Traveling Seniors: A Family Story

When my father retired from the State of Oregon’s Public Utilities Commission, he was already very involved with AARP at the state level, as well as many other activities outside of work.  Plus, he and my mother had 4,759 friends and 11,438 relatives, spread around the country, all of whom wanted my folks to come and visit.  You may deduce from that statistic that they were both extroverts.  🙂

When dad retired, traveling was easy.  They drove long distances with ease.  They took flights wherever they did not want to drive (they decided Hawaii was better by plane, for example).  Now, traveling can be tiring for any of us, but it was not a hardship for them.  They actually enjoyed it.  Mom took an average of 1,912 photographs each trip, at least half of them from a car while driving down the highway — “Oh, yes, Mom, that is a wonderful picture.  I did not realize you were into abstract art!”

Within a couple of years, dad was on the national Board of Directors of AARP, as well as the Oregon state director.  That just increased the frequency of their journeys, as they both began to spend more time in other states helping with AARP efforts.  They got tired, but they loved it.

And then, unfortunately, my mother’s health began to decline a bit.  She was diabetic (guess who else is!), but she controlled it pretty well for many years.  Nevertheless, that factor plus arthritis and other issues began to seriously affect her mobility.  For a time, early boarding and courtesy services made it okay, but it continued to get harder.

And, it was not just the point-to-point travel that began to be harder for mom — and dad, as he increasingly became her primary caregiver.  Eventually, just the trek from the airport gate to the car was difficult.  Taking mom around to places on her visits to us — Tahoe or Napa or San Francisco, for example — became less fun for her as her mobility declined.  Eventually, we actually put a stairlift in our home here, so that when she did visit she could stay comfortably in our guest room.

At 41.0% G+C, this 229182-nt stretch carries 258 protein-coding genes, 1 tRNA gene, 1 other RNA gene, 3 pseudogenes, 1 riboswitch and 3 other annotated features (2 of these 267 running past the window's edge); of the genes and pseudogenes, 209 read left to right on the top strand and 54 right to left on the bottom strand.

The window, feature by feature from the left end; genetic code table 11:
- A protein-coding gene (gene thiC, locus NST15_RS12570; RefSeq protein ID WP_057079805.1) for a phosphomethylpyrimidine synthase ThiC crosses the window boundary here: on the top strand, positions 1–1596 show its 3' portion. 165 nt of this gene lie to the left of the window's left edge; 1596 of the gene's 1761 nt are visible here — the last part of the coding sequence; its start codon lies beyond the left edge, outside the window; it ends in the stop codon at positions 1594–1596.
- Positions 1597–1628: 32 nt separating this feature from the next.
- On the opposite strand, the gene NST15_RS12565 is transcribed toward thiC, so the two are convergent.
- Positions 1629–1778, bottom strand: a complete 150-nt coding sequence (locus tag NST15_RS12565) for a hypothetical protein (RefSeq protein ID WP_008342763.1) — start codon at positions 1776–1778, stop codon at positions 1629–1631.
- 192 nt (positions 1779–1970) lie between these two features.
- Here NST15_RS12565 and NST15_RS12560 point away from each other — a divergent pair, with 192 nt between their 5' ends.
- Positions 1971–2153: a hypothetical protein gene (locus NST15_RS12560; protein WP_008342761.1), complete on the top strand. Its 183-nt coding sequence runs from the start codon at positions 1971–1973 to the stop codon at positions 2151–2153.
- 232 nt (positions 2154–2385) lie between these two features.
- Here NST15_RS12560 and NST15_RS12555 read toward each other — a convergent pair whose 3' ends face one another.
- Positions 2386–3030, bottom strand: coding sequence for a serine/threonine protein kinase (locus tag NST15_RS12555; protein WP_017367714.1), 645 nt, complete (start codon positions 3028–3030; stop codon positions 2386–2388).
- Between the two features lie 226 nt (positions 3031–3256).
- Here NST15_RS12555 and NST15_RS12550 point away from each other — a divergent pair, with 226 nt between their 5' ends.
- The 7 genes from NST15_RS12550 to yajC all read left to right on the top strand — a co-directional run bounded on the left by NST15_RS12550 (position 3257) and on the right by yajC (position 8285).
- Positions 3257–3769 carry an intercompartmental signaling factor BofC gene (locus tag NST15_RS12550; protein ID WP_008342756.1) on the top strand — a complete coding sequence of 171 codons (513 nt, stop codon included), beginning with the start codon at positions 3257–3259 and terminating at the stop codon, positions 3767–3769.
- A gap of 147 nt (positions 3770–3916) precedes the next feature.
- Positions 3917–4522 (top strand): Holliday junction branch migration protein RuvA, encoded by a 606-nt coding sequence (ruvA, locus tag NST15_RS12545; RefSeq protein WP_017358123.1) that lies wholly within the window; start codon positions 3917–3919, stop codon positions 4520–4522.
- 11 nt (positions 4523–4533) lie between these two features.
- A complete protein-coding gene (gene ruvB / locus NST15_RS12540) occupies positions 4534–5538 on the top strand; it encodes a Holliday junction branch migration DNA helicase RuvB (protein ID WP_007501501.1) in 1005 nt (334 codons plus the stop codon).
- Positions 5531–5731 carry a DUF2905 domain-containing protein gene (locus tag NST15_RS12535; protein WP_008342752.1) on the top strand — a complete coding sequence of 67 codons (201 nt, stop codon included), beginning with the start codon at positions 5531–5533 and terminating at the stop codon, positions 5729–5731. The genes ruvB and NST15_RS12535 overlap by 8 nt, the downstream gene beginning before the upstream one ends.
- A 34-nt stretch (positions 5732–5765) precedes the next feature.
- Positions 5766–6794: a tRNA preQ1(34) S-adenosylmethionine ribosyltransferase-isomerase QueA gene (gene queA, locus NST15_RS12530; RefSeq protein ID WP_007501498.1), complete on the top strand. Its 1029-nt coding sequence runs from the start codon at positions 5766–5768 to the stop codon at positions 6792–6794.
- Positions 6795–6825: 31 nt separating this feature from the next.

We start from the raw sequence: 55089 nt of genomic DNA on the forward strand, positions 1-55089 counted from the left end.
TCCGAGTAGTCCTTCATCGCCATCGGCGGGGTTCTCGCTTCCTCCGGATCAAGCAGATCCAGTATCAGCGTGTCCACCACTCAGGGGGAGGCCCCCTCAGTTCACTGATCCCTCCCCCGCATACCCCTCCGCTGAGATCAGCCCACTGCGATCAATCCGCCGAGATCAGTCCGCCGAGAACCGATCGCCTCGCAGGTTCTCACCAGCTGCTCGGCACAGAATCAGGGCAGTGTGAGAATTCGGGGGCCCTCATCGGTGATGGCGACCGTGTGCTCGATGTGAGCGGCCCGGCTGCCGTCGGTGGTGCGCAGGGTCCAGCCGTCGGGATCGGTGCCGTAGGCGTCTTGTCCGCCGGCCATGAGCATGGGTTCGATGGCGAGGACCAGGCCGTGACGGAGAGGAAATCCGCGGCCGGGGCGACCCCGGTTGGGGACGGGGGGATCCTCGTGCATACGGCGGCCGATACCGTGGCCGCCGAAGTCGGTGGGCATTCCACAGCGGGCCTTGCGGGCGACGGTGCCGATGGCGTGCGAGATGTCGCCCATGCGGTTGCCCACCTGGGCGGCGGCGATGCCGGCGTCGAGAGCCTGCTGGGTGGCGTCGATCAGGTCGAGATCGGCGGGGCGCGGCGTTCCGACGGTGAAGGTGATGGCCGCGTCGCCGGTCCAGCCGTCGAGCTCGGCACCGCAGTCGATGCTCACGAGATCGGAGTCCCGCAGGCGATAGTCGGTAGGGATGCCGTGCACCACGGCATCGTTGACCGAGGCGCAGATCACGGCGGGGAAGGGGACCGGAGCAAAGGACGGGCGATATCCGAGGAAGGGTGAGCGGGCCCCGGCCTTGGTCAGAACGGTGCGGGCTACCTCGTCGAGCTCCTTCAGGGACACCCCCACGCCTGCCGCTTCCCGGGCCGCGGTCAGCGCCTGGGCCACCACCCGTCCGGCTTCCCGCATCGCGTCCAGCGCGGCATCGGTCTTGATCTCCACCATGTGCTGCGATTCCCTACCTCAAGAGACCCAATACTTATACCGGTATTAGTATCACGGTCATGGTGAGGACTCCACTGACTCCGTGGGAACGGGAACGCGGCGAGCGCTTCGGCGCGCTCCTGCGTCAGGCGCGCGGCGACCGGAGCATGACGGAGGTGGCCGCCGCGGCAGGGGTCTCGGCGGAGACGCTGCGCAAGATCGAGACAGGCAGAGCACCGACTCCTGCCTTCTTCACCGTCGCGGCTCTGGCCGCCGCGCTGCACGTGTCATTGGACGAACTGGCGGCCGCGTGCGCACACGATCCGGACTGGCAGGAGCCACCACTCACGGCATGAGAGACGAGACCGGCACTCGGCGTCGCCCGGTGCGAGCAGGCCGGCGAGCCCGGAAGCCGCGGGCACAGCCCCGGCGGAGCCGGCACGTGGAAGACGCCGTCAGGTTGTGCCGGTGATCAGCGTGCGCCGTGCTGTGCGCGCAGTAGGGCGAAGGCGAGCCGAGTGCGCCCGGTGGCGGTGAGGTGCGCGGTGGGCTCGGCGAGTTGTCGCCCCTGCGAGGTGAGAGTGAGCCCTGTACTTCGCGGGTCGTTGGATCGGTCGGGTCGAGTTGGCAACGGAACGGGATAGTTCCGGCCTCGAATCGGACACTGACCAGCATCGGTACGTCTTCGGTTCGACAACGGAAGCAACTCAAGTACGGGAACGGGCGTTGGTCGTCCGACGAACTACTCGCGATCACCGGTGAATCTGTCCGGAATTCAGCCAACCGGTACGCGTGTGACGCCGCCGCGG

The last two trips she made, a plane trip was far too stressful, and, of course, driving that distance was a thing of the past.  So, we bought train tickets, with a sleeping car, so they could rest for much of the trip.  It was quite an expensive way to travel, but it really helped make it possible, at all.  It was definitely worth it, to enable them to do what they loved to do — travel.

The bottom line is that it really took some time for me / us to realize that, while losing your driver’s license is an obvious trauma for many seniors, we do not always recognize the slower decline of a related freedom.  That is the freedom that commercial travel provides for our parents and other seniors.  It took really several years for me to understand what it meant, emotionally and psychologically to my folks, not to be able to do something they loved and had done without a serious care for their entire adult lives.

I never got them to Paris before they died.  I wish I had been able, when they were able.

Best wishes, Bert


One response to “Traveling Seniors: A Family Story

  1. Tom S, a colleague from my days at Intel Corporation, sent me a message, after reading this article. I absolutely love it! Thanks so much, Tom. It absolutely captures what this article is all about. 🙂

    “We became airstream owners a couple of years back and joined the Wally Byam Caravan Club. We were recommended to the Piedmont group because they were more “youthful”. That meant the average age was 70 instead of 75! Very interesting culture. The monthly meeting consisted of a report out on who had died and who was I’ll, followed by a prayer for them. Real conservative group of folks but they welcomed this long hair heathen in with open arms. Sad thing is you don’t make friends for very long.
    But it amazes me how well these folks stay mobile driving their rigs around the country and I only hope I do as well. “


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